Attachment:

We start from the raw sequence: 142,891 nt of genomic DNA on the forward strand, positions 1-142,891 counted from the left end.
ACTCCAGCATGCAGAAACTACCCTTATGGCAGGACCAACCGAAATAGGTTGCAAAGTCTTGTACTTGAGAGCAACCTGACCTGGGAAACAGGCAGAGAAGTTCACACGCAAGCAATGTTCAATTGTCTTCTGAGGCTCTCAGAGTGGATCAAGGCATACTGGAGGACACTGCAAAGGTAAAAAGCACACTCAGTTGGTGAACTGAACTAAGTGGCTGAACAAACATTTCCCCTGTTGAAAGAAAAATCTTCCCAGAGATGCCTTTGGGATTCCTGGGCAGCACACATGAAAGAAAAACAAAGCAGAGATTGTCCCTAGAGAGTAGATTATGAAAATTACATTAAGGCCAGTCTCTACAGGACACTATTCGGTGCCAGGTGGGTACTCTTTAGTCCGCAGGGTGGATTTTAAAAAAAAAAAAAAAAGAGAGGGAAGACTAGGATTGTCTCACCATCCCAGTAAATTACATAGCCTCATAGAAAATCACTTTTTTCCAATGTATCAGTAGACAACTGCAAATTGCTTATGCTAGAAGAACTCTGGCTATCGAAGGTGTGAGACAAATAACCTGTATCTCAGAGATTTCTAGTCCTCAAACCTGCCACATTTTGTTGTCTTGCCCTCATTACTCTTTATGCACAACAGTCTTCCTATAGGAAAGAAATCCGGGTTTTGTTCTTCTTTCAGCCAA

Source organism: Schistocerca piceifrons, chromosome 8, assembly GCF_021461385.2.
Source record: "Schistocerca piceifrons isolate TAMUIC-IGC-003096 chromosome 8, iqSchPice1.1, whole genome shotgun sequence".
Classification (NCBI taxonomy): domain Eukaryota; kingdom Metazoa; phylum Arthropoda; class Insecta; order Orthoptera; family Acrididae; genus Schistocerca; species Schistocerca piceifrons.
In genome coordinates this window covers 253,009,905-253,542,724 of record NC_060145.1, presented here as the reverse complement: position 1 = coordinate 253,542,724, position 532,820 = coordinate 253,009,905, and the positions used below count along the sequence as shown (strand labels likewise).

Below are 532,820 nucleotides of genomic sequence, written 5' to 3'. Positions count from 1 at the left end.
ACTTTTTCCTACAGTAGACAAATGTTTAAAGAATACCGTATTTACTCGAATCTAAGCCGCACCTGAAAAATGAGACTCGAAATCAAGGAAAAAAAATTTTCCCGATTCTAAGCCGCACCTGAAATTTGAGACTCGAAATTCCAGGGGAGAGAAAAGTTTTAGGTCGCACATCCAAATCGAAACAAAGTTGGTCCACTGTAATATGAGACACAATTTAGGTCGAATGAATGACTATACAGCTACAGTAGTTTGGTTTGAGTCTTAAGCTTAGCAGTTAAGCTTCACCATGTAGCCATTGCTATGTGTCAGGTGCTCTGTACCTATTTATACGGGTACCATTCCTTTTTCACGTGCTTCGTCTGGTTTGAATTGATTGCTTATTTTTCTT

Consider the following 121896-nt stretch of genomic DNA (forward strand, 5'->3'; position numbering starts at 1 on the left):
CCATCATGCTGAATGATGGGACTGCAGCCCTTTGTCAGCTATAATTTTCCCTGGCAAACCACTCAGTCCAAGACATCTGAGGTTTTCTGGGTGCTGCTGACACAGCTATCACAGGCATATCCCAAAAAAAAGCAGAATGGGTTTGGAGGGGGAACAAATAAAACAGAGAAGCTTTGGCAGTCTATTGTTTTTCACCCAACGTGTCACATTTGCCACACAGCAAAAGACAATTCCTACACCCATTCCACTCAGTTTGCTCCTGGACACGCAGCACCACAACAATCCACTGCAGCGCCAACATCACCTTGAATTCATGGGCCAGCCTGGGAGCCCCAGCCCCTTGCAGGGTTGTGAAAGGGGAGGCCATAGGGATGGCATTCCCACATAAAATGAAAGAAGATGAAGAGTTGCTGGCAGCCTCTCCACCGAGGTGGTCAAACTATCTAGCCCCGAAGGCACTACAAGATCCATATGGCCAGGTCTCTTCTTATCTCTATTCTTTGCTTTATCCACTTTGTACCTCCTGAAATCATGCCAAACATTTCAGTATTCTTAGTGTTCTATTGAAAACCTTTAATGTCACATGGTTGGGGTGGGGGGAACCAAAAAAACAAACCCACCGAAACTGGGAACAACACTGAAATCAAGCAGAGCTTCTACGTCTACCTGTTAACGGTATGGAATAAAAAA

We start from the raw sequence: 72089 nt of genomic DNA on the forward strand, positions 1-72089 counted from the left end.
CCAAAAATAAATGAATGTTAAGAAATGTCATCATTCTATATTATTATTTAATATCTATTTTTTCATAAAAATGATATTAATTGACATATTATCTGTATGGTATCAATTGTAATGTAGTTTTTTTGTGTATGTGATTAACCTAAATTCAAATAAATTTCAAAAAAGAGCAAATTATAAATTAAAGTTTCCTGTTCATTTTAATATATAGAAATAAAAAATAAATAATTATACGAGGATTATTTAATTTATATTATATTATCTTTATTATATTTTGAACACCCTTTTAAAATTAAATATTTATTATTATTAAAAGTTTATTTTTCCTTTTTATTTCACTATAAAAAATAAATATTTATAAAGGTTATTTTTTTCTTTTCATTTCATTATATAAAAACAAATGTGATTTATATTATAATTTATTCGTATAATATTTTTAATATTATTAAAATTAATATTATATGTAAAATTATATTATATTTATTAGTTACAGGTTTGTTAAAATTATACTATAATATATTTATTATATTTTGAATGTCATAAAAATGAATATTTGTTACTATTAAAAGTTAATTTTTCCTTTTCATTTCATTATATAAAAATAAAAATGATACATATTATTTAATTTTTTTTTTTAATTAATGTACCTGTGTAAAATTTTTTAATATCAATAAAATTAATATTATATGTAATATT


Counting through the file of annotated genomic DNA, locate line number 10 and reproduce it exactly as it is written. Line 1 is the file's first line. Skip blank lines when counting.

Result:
CCATCATGCTGAATGATGGGACTGCAGCCCTTTGTCAGCTATAATTTTCCCTGGCAAACCACTCAGTCCAAGACATCTGAGGTTTTCTGGGTGCTGCTGACACAGCTATCACAGGCATATCCCAAAAAAAAGCAGAATGGGTTTGGAGGGGGAACAAATAAAACAGAGAAGCTTTGGCAGTCTATTGTTTTTCACCCAACGTGTCACATTTGCCACACAGCAAAAGACAATTCCTACACCCATTCCACTCAGTTTGCTCCTGGACACGCAGCACCACAACAATCCACTGCAGCGCCAACATCACCTTGAATTCATGGGCCAGCCTGGGAGCCCCAGCCCCTTGCAGGGTTGTGAAAGGGGAGGCCATAGGGATGGCATTCCCACATAAAATGAAAGAAGATGAAGAGTTGCTGGCAGCCTCTCCACCGAGGTGGTCAAACTATCTAGCCCCGAAGGCACTACAAGATCCATATGGCCAGGTCTCTTCTTATCTCTATTCTTTGCTTTATCCACTTTGTACCTCCTGAAATCATGCCAAACATTTCAGTATTCTTAGTGTTCTATTGAAAACCTTTAATGTCACATGGTTGGGGTGGGGGGAACCAAAAAAACAAACCCACCGAAACTGGGAACAACACTGAAATCAAGCAGAGCTTCTACGTCTACCTGTTAACGGTATGGAATAAAAAA